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Irishman shows the world the dangers of Stuxnet

You might not have heard of Stuxnet – but after seeing this video you might get a little bit nervous about it.

Image: Don Hankins via Flickr

THE CHANCES ARE that you haven’t yet heard of a new computer worm called ‘Stuxnet’, but there’s a fair chance it could be the most powerful warfare tool of the new millennium.

The worm, which affects industrial programs running Siemens programs on Windows, is the first in a new breed of superworm that is sophisticated enough to plant itself within a target computer and gain full access over it, but yet hide its tracks so well that there is practically no symptom of its presence.

That is, until it acts. When it does so, depending on the malicious intent of its programmers, it can make a computer casually and secretly disobey any and all instructions given to it.

This video – of a presentation given last week by Irishman Liam Ó Murchú, who works for anti-virus firm Symantec – may help to illustrate the powerful consequences of the worm. Watch as he tells his (infected) computer to pump a balloon for three seconds.


As Ó Murchú – a UCD graduate now living in LA – points out, if applied in other ways, the code could force a computer to disobey an instruction over how much oil or radioactive material to release at any one time – a vulnerability with potentially diabolical consequences.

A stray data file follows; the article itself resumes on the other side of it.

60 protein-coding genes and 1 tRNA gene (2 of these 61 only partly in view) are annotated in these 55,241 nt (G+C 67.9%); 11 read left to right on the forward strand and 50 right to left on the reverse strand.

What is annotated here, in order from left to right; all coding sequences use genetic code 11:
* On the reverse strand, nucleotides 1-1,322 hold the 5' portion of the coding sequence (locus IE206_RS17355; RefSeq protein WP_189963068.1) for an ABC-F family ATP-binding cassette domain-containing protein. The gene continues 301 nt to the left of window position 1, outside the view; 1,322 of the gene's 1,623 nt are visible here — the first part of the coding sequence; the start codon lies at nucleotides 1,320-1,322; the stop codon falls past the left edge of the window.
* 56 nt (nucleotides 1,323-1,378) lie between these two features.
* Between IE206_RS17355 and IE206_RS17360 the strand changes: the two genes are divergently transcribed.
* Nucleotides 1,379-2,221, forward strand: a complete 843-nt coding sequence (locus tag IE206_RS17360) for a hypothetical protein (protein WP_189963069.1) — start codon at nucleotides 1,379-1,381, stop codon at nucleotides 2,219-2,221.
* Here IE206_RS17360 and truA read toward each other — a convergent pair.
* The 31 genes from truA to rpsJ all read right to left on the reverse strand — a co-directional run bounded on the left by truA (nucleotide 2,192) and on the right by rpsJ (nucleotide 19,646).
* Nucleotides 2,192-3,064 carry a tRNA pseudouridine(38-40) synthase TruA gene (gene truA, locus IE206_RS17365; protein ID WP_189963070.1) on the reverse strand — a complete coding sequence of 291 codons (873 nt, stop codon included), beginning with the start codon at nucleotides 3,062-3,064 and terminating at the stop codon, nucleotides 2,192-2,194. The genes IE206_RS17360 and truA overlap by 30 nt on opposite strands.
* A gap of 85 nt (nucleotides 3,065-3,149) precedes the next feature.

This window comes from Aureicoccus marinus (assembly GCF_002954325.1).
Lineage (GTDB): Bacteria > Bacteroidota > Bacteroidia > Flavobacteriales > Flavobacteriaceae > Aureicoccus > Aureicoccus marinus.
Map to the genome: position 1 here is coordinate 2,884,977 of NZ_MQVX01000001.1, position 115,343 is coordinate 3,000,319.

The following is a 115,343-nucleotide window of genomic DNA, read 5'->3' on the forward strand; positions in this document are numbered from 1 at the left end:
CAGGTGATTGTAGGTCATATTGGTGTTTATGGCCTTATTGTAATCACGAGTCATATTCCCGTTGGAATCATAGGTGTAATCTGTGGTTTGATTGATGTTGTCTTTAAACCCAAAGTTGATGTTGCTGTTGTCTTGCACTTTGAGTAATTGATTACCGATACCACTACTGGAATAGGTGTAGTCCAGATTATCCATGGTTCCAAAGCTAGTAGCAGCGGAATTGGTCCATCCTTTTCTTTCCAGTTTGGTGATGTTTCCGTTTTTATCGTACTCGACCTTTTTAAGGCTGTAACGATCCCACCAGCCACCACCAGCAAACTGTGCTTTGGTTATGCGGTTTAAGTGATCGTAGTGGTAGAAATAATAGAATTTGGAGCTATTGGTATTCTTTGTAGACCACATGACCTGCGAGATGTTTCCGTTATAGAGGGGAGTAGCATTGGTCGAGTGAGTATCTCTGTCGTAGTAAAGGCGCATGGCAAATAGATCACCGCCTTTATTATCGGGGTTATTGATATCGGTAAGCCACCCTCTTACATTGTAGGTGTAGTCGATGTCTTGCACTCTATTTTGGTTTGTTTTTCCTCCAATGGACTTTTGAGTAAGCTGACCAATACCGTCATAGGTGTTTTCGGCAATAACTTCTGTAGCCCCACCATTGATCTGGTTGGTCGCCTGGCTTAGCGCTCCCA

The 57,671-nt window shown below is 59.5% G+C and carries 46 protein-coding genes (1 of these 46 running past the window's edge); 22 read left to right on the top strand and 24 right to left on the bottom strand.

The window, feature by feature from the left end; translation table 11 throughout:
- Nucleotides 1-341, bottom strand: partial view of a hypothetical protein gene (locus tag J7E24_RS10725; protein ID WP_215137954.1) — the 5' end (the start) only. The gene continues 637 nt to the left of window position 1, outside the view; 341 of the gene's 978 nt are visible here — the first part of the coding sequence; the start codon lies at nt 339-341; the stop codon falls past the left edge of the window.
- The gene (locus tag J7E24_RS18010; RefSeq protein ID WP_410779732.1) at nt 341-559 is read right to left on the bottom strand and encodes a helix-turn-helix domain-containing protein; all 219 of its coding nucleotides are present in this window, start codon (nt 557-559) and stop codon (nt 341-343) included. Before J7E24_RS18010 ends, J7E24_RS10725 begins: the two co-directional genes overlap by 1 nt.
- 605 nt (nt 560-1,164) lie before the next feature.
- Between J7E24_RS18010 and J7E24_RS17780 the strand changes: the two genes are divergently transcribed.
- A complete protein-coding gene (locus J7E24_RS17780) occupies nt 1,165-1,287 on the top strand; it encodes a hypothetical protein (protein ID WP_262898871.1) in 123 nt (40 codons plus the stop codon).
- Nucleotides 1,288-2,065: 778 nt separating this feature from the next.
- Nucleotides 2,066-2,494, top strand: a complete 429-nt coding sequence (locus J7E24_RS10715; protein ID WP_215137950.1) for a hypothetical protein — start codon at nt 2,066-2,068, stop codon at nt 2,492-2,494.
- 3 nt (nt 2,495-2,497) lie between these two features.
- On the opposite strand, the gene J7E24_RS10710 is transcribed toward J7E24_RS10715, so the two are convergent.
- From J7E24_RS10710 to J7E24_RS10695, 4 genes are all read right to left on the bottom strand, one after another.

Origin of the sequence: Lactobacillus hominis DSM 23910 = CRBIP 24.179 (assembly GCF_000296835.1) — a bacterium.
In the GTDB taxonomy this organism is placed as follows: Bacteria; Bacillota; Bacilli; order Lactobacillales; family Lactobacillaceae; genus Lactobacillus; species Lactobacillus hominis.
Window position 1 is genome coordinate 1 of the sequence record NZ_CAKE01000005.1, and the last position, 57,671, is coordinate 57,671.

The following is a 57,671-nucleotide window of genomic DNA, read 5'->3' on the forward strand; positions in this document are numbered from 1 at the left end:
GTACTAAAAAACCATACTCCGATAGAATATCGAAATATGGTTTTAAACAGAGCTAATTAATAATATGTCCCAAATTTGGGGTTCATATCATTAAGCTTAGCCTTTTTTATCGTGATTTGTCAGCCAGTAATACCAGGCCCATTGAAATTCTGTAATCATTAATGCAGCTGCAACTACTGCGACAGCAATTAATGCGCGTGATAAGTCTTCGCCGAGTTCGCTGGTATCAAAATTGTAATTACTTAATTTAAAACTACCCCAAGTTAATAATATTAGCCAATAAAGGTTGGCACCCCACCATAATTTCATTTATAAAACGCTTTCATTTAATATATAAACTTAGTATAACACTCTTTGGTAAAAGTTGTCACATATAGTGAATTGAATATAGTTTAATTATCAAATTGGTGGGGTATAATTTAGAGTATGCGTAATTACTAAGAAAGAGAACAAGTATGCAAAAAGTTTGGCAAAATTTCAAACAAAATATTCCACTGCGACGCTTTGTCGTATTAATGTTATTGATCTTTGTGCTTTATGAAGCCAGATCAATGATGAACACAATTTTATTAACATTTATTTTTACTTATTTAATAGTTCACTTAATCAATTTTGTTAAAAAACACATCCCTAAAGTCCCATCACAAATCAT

Ó Murchú has written a blog post outlining how the worm could be used to roll out a possible attack.

The Stuxnet worm is so complex that many analysts believe only a major nation would have the capacity to formulate it. A Symantec study in August showed that Chinese computers were most commonly affected by the worm.

There were 6 million estimated infections there, while there were 2,913 in the United States and just five in Germany.

Wikileaks has suggested previously that the delay in opening a new nuclear plant in Iran could be attributed to the worm – pointing out that the head of Iran’s atomic energy agency resigned in mysterious circumstances this summer.

It poses such a major threat, however, that Microsoft CEO Steve Ballmer now believes the worm – and the inevitable copycats that will follow – would hamper the development of ‘cloud computing’, and even the development of the economy itself.

While it is possible that the worm’s goals have already been achieved by the creator, many online security analysts are crossing their fingers that the worm does not result in human casualty.

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About the author:

Gavan Reilly

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